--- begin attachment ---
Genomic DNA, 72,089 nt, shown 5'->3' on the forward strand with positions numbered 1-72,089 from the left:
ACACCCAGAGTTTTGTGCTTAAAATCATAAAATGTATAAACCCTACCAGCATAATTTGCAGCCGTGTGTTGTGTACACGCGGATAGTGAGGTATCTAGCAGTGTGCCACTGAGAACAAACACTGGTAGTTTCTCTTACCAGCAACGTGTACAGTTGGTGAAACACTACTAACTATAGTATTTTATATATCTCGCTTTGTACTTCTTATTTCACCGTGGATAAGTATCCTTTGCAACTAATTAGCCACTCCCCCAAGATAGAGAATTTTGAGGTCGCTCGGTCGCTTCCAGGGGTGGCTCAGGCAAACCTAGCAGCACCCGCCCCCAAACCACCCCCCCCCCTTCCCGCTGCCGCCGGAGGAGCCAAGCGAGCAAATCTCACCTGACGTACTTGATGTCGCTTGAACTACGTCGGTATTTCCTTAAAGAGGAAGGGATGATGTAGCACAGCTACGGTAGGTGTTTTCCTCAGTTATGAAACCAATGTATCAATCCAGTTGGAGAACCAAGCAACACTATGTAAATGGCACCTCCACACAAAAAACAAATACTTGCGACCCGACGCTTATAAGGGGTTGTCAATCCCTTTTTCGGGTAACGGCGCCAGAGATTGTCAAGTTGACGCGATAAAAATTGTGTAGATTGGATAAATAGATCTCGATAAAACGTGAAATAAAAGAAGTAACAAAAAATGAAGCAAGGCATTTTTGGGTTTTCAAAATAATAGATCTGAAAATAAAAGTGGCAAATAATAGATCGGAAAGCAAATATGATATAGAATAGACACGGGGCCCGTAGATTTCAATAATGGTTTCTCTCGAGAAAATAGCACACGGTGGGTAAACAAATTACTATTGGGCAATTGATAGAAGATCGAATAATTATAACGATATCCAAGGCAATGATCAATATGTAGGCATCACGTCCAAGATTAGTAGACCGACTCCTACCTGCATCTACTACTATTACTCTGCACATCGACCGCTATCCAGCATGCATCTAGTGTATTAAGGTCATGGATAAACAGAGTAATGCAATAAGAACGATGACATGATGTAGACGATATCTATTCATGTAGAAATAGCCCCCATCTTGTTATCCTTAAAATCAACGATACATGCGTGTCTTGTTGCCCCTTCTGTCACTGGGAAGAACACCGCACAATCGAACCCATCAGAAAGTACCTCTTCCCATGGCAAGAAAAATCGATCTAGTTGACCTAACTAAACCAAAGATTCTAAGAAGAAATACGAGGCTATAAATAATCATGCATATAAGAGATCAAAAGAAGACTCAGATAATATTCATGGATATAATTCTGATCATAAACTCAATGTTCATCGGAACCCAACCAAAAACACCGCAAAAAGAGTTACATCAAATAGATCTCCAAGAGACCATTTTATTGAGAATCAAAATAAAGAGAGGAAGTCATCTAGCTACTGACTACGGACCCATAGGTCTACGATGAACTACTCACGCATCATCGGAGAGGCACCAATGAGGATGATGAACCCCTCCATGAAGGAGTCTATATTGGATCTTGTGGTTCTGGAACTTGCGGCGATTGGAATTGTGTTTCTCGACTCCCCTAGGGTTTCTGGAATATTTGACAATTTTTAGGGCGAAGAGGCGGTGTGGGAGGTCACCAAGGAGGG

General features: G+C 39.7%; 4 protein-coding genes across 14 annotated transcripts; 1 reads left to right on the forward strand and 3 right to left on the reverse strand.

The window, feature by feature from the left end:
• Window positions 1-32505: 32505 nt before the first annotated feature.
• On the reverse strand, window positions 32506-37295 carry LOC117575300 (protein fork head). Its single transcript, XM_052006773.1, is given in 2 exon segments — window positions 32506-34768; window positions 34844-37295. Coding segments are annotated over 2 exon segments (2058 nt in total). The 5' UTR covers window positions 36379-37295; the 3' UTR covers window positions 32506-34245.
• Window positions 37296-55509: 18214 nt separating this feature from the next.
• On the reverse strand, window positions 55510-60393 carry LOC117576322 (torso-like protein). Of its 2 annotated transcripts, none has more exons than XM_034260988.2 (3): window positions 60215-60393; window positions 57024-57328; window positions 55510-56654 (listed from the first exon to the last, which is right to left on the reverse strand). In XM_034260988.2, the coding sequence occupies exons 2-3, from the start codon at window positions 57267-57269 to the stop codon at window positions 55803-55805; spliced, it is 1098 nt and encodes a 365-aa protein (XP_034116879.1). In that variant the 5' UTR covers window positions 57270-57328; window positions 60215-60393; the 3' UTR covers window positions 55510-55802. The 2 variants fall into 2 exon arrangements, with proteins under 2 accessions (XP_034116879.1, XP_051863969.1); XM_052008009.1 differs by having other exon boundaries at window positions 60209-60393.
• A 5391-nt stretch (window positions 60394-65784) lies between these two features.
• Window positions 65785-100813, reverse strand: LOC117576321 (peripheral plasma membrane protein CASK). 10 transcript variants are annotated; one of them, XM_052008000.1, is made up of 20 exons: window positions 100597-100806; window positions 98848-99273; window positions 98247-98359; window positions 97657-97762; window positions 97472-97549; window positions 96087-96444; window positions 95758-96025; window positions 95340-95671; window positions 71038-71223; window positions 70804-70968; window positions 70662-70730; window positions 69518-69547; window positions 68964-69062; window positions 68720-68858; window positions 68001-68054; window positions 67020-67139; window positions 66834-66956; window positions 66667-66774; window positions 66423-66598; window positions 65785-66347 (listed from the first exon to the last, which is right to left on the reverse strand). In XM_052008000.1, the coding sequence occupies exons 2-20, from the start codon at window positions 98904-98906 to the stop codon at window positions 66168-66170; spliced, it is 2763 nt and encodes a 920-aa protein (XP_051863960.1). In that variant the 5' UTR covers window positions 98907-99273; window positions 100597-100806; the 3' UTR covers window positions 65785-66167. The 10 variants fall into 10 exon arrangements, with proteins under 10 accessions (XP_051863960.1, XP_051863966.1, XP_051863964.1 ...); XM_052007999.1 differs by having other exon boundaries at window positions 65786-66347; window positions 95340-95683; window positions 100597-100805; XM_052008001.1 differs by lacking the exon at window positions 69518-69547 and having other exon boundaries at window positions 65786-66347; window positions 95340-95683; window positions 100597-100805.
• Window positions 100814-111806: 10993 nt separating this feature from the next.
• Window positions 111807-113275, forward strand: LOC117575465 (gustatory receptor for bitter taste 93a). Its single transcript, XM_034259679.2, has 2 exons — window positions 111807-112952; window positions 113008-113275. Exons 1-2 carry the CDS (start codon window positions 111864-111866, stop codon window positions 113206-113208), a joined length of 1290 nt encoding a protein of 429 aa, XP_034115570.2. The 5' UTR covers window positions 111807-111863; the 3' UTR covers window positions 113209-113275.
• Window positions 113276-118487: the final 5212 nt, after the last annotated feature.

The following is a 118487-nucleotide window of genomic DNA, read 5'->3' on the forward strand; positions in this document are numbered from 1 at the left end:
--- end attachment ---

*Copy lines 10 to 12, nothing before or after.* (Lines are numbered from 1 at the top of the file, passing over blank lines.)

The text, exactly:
• Window positions 65785-100813, reverse strand: LOC117576321 (peripheral plasma membrane protein CASK). 10 transcript variants are annotated; one of them, XM_052008000.1, is made up of 20 exons: window positions 100597-100806; window positions 98848-99273; window positions 98247-98359; window positions 97657-97762; window positions 97472-97549; window positions 96087-96444; window positions 95758-96025; window positions 95340-95671; window positions 71038-71223; window positions 70804-70968; window positions 70662-70730; window positions 69518-69547; window positions 68964-69062; window positions 68720-68858; window positions 68001-68054; window positions 67020-67139; window positions 66834-66956; window positions 66667-66774; window positions 66423-66598; window positions 65785-66347 (listed from the first exon to the last, which is right to left on the reverse strand). In XM_052008000.1, the coding sequence occupies exons 2-20, from the start codon at window positions 98904-98906 to the stop codon at window positions 66168-66170; spliced, it is 2763 nt and encodes a 920-aa protein (XP_051863960.1). In that variant the 5' UTR covers window positions 98907-99273; window positions 100597-100806; the 3' UTR covers window positions 65785-66167. The 10 variants fall into 10 exon arrangements, with proteins under 10 accessions (XP_051863960.1, XP_051863966.1, XP_051863964.1 ...); XM_052007999.1 differs by having other exon boundaries at window positions 65786-66347; window positions 95340-95683; window positions 100597-100805; XM_052008001.1 differs by lacking the exon at window positions 69518-69547 and having other exon boundaries at window positions 65786-66347; window positions 95340-95683; window positions 100597-100805.
• Window positions 100814-111806: 10993 nt separating this feature from the next.
• Window positions 111807-113275, forward strand: LOC117575465 (gustatory receptor for bitter taste 93a). Its single transcript, XM_034259679.2, has 2 exons — window positions 111807-112952; window positions 113008-113275. Exons 1-2 carry the CDS (start codon window positions 111864-111866, stop codon window positions 113206-113208), a joined length of 1290 nt encoding a protein of 429 aa, XP_034115570.2. The 5' UTR covers window positions 111807-111863; the 3' UTR covers window positions 113209-113275.